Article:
and out of Judah an inheritor of my mountains; this also is true of Christ, who not only came out of the tribe of Judah, as was foretold he should, and as it is manifest he did; hence he is called the Lion of that tribe; but he is also an heir or inheritor of the mountains of God; he is indeed heir of all things, Hebrews 1:2, as he is the Son of God, he is heir by nature of all the Father has; and, as Mediator, he is heir by appointment of all persons and things; he has all persons for his inheritance, and in his possession, and at his dispose, angels and men; and he is possessed of all things, of all blessings of goodness, natural and temporal, spiritual and eternal; and his chosen people are joint heirs with him, and who may be here meant; such as are the seed of the Lord are sons and heirs; they are heirs of God, being the sons of God; heirs of his covenant, the blessings and promises of it, which is as a mountain, firm and immovable; they are heirs of the grace of life, and of the kingdom; heirs of righteousness, life, and salvation; of eternal glory, the heavenly Canaan, signified by the mountains of the Lord; alluding to the mountains on which the temple and Jerusalem stood, or to those about Jerusalem, or in the land of Judea in general:

and mine elect shall inherit it; Christ is God's first and chief elect, and his people are chosen in him through grace to glory; and these are the seed and heirs that do inherit grace, and shall inherit glory; for this is to be understood not literally of the land of Judea, which was not long inherited by any after the times of Christ and his apostles, to which this prophecy respects; unless it can be thought to belong to the latter day, when the Jews will be converted, and return to it; but figuratively of Mount Zion, or of the heavenly country:

and my servants shall dwell there; my righteous servants, as the Targum; these are the same with the seed, the inheritor, and the elect, who become the servants of God, through the power of his grace, and serve him cheerfully, willingly, and without selfish ends and views; to this they are chosen, and for this purpose become a spiritual seed; nor is this inconsistent with their being heirs; and who shall receive the inheritance in a way of grace, and possess it for ever; they shall dwell in the church below, and enjoy all the privileges of it, and shall dwell upon their estate for ever; for their inheritance is an eternal one, reserved in the heavens.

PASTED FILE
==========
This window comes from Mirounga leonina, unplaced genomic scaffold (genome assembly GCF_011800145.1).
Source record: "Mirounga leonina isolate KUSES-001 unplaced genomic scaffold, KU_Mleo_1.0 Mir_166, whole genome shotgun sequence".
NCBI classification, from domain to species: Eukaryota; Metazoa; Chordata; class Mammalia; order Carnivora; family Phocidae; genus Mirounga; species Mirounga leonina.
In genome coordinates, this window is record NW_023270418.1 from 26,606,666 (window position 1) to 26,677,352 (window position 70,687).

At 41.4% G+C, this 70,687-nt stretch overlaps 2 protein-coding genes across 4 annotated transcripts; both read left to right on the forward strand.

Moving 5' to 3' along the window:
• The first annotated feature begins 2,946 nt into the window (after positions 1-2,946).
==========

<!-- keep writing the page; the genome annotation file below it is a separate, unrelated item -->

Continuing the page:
And I will bring forth a seed out of Jacob, and out of Judah an inheritor of my mountains: and mine elect shall inherit it, and my servants shall dwell there.
EXEGETICAL (ORIGINAL LANGUAGES)
9. When a separation is effected the true Israelites shall possess the land (ch. Isaiah 57:13, Isaiah 60:21).

a seed] Cf. ch. Isaiah 6:13, Isaiah 53:10.

my mountains] the mountain land of Palestine, an Isaianic phrase (ch. Isaiah 14:25).  shall inherit it] i.e. the land.

shall dwell there] Dillmann infers from the adv. “there” that neither the prophet nor his hearers lived in Palestine; but the argument cannot be sustained. “There” may be said of a place just mentioned, irrespective of the speaker’s relation to it. Thus in ch. Isaiah 37:33 Isaiah says that the king of Assyria “shall not shoot an arrow there,” referring to Jerusalem (“this city”) where he was living.Verse 9. - A seed out of Jacob, and out of Judah. Scarcely, "the people of the two captivities" (Delitzsch), though no doubt many Israelites of the ten tribes did return with Zerubbabel (1 Chronicles 9:3; Ezra 2:2, 70; Ezra 3:1; Ezra 6:17; Ezra 8:35, etc.). Rather, a mere pleonasm, as in Isaiah 9:8; Isaiah 10:21, 22; Isaiah 27:6; Isaiah 29:23; Isaiah 40:27; Isaiah 41:8, etc. (see the comment on Isaiah 40:27). An inheritor of my mountains. The whole of Palestine is little more than a cluster of mountains. The cluster may be divided into three groups:

(1) The mountains of Galilee, extending from Hermon to Tabor, separated from the next group by the plain of Esdraelon;

(2) the mountains of Samaria and Judaea, extending from Carmel and Gilbea to the plateau of Mature above Hebron, which is 3600 feet above the sea;